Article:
Labs across the country will be able to process a total of 4,000 coronavirus tests each day starting this week, Trump administration officials said in a press conference on Sunday.
More than a million additional tests will be available this week and officials suggested that processing capacity could be ramped up soon as well.
“We are going from somewhat manual, relatively slow phases to a testing regimen that we can test many tens of thousands to hundreds of thousands of individuals per week and maybe even more,” said Admiral Brett Giroir, who heads coronavirus testing for the Department of Health and Human Services, during a press conference on Sunday.
He added: “This is really a game-changer for us.”
During the same press conference, Vice President Mike Pence reiterated that all coronavirus testing will be free for every American, thanks to a deal negotiated in the House of Representatives.
“Because of the good, bipartisan work done in the House of Representatives, now all coronavirus testing is free, and it’s free for every American ― including the uninsured,” Pence said.
Health care facilities will administer tests and prioritize people who need them most, including health care workers, first responders and Americans over the age of 65.
Sunday’s press conference came during a week in which states across the U.S. heightened their responses to the spread of the coronavirus, issuing states of emergency, canceling public gatherings, and urging citizens to stay indoors to avoid contracting or passing along COVID-19, the disease caused by the virus.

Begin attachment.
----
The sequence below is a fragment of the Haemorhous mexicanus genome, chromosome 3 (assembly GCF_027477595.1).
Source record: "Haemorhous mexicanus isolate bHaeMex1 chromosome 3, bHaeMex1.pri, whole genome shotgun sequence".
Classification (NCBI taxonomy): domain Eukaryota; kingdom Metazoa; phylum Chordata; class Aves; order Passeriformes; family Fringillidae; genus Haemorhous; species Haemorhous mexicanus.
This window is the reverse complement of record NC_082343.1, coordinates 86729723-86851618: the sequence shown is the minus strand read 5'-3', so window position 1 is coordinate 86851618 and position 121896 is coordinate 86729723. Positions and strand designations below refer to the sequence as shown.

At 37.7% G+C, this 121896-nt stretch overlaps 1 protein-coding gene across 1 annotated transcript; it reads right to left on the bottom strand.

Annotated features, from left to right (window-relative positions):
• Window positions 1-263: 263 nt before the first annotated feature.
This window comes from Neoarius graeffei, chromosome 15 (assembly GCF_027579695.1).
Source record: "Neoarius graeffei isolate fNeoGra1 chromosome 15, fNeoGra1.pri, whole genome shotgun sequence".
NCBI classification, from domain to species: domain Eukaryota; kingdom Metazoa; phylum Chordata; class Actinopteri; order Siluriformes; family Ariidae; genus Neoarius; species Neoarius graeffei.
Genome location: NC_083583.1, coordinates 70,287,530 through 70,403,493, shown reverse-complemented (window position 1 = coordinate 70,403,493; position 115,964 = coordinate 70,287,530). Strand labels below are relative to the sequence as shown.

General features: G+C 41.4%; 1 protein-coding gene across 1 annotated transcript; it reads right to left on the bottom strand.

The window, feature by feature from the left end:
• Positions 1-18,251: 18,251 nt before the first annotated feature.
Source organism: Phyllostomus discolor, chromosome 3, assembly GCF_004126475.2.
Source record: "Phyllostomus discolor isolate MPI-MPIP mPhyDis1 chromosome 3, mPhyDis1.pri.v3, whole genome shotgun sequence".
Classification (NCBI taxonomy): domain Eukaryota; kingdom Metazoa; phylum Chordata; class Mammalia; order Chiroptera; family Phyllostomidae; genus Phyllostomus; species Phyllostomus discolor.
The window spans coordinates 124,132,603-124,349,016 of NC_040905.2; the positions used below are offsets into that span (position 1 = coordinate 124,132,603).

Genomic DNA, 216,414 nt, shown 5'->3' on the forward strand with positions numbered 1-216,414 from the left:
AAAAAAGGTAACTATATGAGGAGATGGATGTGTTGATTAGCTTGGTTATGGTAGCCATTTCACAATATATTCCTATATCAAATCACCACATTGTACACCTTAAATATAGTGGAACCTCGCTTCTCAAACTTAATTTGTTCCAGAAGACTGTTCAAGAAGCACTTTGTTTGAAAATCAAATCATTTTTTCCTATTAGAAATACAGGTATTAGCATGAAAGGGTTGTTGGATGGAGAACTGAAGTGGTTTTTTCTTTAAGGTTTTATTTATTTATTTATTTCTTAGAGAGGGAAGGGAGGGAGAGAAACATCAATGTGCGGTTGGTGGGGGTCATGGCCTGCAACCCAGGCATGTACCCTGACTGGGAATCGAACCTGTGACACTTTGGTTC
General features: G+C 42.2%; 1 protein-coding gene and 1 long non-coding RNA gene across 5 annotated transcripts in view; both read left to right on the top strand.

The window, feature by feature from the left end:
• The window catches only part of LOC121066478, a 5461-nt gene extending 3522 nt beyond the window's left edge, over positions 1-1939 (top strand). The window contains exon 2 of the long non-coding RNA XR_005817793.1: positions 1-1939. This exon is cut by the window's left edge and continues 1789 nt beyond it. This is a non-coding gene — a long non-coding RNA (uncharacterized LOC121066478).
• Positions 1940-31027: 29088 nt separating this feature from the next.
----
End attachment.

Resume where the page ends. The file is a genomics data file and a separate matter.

The Trump administration has tried to coordinate a belated response to the spreading coronavirus since initially dismissing it as a Democratic Party-led hoax in February. As the numbers of reported cases have risen in recent weeks, the federal government has been unable to provide adequate testing capabilities that would give public health officials a better sense of how far the virus has spread.
Because the majority of Americans cannot currently get tested and, therefore, do not know whether they are carriers, the U.S. Centers for Disease Control and Prevention has advised people to practice “social distancing” ― or self-imposed isolation ― to curb the spread.
Earlier on Sunday, Dr. Anthony Fauci, director of the National Institute of Allergy and Infectious Diseases, warned that Americans are not avoiding social contact as much as they should be.
“I think Americans should be prepared that they are going to have to hunker down significantly more than we as a country are doing,” Fauci said.